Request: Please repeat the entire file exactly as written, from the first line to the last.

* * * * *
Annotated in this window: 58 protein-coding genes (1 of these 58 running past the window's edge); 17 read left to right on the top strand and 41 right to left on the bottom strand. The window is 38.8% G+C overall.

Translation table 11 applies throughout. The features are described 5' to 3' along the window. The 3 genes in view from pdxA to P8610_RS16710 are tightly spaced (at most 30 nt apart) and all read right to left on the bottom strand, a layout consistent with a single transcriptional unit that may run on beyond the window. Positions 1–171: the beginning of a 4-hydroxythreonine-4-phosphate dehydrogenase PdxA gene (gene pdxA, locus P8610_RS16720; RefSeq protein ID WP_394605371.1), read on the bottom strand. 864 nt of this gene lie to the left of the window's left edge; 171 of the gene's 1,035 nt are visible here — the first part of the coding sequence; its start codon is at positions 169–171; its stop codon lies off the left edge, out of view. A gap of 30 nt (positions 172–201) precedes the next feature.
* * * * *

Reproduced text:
Annotated in this window: 58 protein-coding genes (1 of these 58 running past the window's edge); 17 read left to right on the top strand and 41 right to left on the bottom strand. The window is 38.8% G+C overall.

Translation table 11 applies throughout. The features are described 5' to 3' along the window. The 3 genes in view from pdxA to P8610_RS16710 are tightly spaced (at most 30 nt apart) and all read right to left on the bottom strand, a layout consistent with a single transcriptional unit that may run on beyond the window. Positions 1–171: the beginning of a 4-hydroxythreonine-4-phosphate dehydrogenase PdxA gene (gene pdxA, locus P8610_RS16720; RefSeq protein ID WP_394605371.1), read on the bottom strand. 864 nt of this gene lie to the left of the window's left edge; 171 of the gene's 1,035 nt are visible here — the first part of the coding sequence; its start codon is at positions 169–171; its stop codon lies off the left edge, out of view. A gap of 30 nt (positions 172–201) precedes the next feature.